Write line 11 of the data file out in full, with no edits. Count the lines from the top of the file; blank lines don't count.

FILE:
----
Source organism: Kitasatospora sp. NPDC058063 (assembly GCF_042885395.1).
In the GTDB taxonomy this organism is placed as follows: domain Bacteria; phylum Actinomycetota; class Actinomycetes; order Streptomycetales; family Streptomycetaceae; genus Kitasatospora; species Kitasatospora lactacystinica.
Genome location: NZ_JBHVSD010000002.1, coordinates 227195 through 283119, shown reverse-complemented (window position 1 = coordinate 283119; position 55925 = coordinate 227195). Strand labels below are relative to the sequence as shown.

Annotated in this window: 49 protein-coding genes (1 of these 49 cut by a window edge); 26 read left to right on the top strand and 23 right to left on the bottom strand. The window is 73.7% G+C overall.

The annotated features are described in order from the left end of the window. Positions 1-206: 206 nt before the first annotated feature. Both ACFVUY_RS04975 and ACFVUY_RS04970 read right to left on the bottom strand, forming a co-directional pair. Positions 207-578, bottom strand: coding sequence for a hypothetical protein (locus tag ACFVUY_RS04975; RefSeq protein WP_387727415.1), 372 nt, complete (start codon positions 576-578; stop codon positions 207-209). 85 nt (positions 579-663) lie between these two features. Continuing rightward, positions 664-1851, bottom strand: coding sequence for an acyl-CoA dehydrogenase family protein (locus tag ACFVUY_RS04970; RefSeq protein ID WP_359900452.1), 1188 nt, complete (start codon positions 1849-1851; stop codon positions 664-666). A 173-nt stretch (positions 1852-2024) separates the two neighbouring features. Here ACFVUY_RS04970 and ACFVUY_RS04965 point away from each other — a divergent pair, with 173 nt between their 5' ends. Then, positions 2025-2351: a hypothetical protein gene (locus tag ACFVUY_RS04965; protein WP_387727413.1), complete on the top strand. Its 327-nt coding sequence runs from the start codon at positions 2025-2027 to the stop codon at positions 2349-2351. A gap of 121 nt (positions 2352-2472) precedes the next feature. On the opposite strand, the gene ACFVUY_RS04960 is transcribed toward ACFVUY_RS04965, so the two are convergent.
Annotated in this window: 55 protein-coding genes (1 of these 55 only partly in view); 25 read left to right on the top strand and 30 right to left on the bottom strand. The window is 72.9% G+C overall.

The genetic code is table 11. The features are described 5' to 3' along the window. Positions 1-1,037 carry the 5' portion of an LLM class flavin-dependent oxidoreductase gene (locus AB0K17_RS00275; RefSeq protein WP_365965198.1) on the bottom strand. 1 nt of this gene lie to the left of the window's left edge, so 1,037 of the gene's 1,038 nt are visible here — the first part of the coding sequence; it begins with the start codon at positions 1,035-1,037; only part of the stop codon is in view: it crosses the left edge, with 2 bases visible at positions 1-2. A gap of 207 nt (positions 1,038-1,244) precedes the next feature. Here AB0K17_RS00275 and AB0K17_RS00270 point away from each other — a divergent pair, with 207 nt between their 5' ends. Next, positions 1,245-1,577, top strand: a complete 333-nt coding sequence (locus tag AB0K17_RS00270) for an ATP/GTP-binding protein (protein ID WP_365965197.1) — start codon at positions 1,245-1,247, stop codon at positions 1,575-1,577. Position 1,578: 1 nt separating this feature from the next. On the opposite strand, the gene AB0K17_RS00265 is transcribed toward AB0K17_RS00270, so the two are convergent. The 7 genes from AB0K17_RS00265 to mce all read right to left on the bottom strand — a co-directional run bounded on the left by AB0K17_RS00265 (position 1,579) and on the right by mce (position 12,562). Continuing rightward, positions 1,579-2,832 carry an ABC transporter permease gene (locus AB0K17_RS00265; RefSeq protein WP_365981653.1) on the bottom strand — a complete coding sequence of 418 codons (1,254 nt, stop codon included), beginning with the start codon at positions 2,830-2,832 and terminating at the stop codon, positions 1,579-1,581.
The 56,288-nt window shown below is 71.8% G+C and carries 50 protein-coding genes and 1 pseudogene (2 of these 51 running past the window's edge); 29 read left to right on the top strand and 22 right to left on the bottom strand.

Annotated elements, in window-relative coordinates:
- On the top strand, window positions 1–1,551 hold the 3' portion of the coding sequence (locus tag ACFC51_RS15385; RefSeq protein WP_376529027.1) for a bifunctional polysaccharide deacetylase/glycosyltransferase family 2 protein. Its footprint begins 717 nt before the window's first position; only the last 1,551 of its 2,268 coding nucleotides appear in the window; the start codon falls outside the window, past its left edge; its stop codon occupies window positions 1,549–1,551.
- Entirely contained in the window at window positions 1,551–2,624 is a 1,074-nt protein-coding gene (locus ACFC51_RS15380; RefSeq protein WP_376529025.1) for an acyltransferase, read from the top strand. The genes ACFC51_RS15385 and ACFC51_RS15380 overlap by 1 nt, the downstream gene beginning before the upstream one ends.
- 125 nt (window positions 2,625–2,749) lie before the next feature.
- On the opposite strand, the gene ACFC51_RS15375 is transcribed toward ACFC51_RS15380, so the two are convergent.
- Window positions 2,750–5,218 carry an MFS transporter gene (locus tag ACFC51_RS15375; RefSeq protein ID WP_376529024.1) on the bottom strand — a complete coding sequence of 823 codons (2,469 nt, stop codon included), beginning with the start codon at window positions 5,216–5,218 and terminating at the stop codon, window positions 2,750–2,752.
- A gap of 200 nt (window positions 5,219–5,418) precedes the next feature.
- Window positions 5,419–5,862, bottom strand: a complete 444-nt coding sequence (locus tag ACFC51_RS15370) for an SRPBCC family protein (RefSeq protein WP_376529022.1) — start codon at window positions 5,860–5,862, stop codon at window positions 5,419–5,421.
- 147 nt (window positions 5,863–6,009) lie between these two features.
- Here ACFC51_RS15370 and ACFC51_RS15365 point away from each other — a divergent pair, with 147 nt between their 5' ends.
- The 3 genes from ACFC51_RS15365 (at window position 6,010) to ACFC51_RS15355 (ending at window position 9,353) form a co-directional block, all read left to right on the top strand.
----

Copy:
- Entirely contained in the window at window positions 1,551–2,624 is a 1,074-nt protein-coding gene (locus ACFC51_RS15380; RefSeq protein WP_376529025.1) for an acyltransferase, read from the top strand. The genes ACFC51_RS15385 and ACFC51_RS15380 overlap by 1 nt, the downstream gene beginning before the upstream one ends.